The Conservative Party has one overarching aim: to win elections. On some occasions, the prevailing views of the electorate might mean that broader ambitions may be accommodated under that arch, but the extent to which the party would, in pursuit of victory, be prepared to ditch apparently key policies or adopt those that had previously seemed untenable, should never be underestimated.
“We’re in it to win it,” is a core Conservative Party principle. And no one can now have any doubt that what the party wants to win is election victory, not the war against climate change.
As the party’s high command prepares to head to Manchester for this year’s conference, mammoth effort will have been put into dredging up ideas that will get Conservative voters salivating. Policies that might help lift the UK out of the difficulties in which it now finds itself, or protect future generations from climate disasters are of lesser importance.
Rishi Sunak’s volte-face on greenery has not only incensed the House of Commons Speaker, who should by now be resigned to the government’s habit of making major policy announcements to the camera rather than the House of Commons. It has also upset the Tory MPs who actually take climate change seriously.
But it was what core Tory voters wanted to hear. As the Daily Mail headline screamed: “Finally! Common Sense on Net Zero”.
The conference is likely to be peppered with similar Mail-pleasing messages on immigration, benefits and crime. Some of these messages will be explicit: Suella Braverman does not do subtle. Others will be a gentle blow on the dog whistle, for instance complaints about the cost of incapacity benefits, code, as far as the Mail interpreters of Tory-speak are concerned, for “it’s time to crack down on scroungers”.
Sunak is no different to Boris Johnson in his willingness to pander to the right wing factions in his party, hoping they will help him to cling to power. Yet Johnson – the man he brought down – is not going to make it easy for Sunak.
He has already criticised Sunak’s change of policy on climate, no doubt encouraged by his environmentally-conscious wife, and he might yet dominate the conference.
If Johnson does decide to turn up in Manchester and address one of the numerous fringe meetings, that would suck all the oxygen out of Sunak’s attempted reboot. For despite his numerous well-demonstrated failings, Johnson still has the hearts of many Tory voters in a way that Sunak never will.
Another Sunak critic, his immediate predecessor Liz Truss, has already been practising the line that she will be peddling in Manchester. Her lecture to the Institute for Government was remarkable for its towering self-belief, despite a disastrous 49-day reign in which she tanked markets and was outshone by a lettuce.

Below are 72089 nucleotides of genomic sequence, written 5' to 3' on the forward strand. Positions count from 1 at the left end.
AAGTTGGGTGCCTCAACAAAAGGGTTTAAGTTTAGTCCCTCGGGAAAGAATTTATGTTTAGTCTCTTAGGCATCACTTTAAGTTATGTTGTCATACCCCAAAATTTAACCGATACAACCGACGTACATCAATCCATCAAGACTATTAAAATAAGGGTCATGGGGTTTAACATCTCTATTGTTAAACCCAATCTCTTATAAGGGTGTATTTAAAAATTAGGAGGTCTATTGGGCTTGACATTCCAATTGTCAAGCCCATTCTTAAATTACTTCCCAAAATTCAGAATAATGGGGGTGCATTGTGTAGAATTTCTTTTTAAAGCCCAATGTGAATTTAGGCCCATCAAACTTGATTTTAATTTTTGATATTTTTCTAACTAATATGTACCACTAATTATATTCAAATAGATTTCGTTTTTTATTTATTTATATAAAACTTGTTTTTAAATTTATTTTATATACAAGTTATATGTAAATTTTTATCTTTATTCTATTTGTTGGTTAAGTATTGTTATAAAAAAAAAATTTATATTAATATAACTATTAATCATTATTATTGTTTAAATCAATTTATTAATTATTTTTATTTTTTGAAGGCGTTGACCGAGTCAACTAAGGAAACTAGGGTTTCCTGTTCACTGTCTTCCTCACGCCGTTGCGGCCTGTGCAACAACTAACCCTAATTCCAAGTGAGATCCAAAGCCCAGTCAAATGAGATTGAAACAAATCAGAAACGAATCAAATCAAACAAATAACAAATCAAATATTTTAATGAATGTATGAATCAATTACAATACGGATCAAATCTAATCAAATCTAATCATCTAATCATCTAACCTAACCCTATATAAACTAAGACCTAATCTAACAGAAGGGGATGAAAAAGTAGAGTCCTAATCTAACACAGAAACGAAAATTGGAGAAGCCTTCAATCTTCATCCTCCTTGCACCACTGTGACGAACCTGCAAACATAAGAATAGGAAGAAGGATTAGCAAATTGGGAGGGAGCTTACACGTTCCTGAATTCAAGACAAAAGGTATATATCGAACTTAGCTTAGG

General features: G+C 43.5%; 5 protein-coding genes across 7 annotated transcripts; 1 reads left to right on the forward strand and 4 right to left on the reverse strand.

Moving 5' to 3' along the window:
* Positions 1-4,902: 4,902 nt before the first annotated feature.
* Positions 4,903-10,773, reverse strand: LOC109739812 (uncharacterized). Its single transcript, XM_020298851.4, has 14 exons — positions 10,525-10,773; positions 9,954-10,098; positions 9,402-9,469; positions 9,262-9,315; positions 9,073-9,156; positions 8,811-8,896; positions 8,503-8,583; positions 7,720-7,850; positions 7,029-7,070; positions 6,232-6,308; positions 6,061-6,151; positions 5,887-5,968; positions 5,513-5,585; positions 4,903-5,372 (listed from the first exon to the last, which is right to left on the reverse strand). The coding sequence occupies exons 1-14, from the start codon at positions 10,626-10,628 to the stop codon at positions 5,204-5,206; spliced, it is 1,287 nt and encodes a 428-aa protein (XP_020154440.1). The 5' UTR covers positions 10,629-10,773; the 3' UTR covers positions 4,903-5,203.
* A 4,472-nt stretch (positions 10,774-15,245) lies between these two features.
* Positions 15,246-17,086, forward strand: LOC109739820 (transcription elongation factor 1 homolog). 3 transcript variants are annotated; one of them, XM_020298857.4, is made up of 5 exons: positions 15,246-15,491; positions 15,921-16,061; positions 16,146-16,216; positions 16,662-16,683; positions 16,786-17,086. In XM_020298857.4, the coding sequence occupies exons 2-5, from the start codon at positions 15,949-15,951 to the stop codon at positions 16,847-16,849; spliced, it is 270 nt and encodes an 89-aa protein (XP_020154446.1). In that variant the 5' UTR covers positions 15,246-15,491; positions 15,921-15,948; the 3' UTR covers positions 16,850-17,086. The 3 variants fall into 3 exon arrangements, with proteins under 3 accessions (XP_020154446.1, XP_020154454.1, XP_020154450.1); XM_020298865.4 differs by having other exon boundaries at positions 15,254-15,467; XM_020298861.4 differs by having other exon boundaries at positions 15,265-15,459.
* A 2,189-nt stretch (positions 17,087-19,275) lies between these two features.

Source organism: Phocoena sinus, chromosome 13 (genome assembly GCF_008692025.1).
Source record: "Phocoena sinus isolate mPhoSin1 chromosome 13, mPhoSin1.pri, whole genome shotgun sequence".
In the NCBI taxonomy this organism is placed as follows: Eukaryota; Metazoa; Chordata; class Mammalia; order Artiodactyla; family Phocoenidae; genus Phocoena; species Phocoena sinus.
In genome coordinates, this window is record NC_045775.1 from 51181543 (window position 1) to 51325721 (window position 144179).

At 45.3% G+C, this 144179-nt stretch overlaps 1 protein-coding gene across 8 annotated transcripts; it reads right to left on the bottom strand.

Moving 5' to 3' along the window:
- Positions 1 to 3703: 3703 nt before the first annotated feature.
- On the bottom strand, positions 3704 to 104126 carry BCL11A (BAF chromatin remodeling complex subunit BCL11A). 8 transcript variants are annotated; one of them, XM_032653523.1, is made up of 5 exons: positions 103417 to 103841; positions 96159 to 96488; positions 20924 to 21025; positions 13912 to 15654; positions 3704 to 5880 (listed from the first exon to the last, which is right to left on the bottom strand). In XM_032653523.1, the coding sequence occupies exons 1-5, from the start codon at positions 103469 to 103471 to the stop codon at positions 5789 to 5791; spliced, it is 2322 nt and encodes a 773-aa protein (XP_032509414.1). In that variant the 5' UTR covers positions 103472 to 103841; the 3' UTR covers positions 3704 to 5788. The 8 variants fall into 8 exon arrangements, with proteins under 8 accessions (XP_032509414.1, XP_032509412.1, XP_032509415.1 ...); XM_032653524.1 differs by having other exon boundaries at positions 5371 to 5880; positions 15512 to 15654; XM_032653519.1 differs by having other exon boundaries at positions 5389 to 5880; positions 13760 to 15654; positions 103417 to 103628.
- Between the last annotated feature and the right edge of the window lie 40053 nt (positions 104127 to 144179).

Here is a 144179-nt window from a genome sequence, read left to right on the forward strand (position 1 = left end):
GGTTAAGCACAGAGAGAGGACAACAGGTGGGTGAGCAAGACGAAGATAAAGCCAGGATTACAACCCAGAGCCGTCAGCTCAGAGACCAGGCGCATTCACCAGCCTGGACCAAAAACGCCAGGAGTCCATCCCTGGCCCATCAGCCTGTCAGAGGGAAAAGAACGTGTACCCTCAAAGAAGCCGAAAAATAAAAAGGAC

But Truss is unusual in so many ways, not least her obsession with pig meat. Her speech extolling her delight in “opening up new pork markets” has assumed legendary status, but there was not a hint of irony when she told the IFG that she might have failed to prepare the ground sufficiently for her “fiscal event”. In her words, “I didn’t just try to fatten the pig on market day, I tried to rear the pig and slaughter it as well.”
The farmers may not flock to her fringe meeting, but the Tories who still believe that low taxes are the answer to any question will assure her an enthusiastic audience.
In the days when the political parties held their conferences by the sea, taking it in turns to grace Bournemouth, Brighton and Blackpool with their presence, there was an air of jollity about proceedings. I was a regular attendee at both Labour and Conservative gatherings. (Apologies to the Liberal Democrats but I could never quite make the case to justify that third week out of the office.)
If you were lucky, there was the chance of an extra burst of late summer sunshine during a few days at the coast but, whatever the weather, there was always ample gossip and enough good copy to keep an editor satisfied.
More recently, however, the dynamics of the conference, particularly the Conservative one, have changed. Party membership has been decimated and, even among those who continue to pay their subscriptions, the willingness to fork out for a mediocre hotel well away from the conference centre has been largely lacking.
Increasingly, the lack of members at the conference has been compensated for by businesses keen to cosy up to the politicians and, more importantly, prepared to pay heavily for the privilege. This year’s Conservative conference may struggle to attract many of them. Businesses may reason that there is little point in investing in an outgoing government.
The special programme laid on to entice them may have limited appeal. They will be welcomed by Lord Johnson of Lainston. This is Dominic Johnson, the minister for investment, an apt title for someone who was the co-founder of Somerset Capital Management along with Jacob Rees-Mogg.
If the boss of a struggling small manufacturer were to stumble into the Business Day proceedings on October 2, he could be forgiven for thinking that it was a club with limited membership. That is what the Tory Party has become. But Sunak & Co will be using every weapon they can employ to persuade voters that it is the club they must support.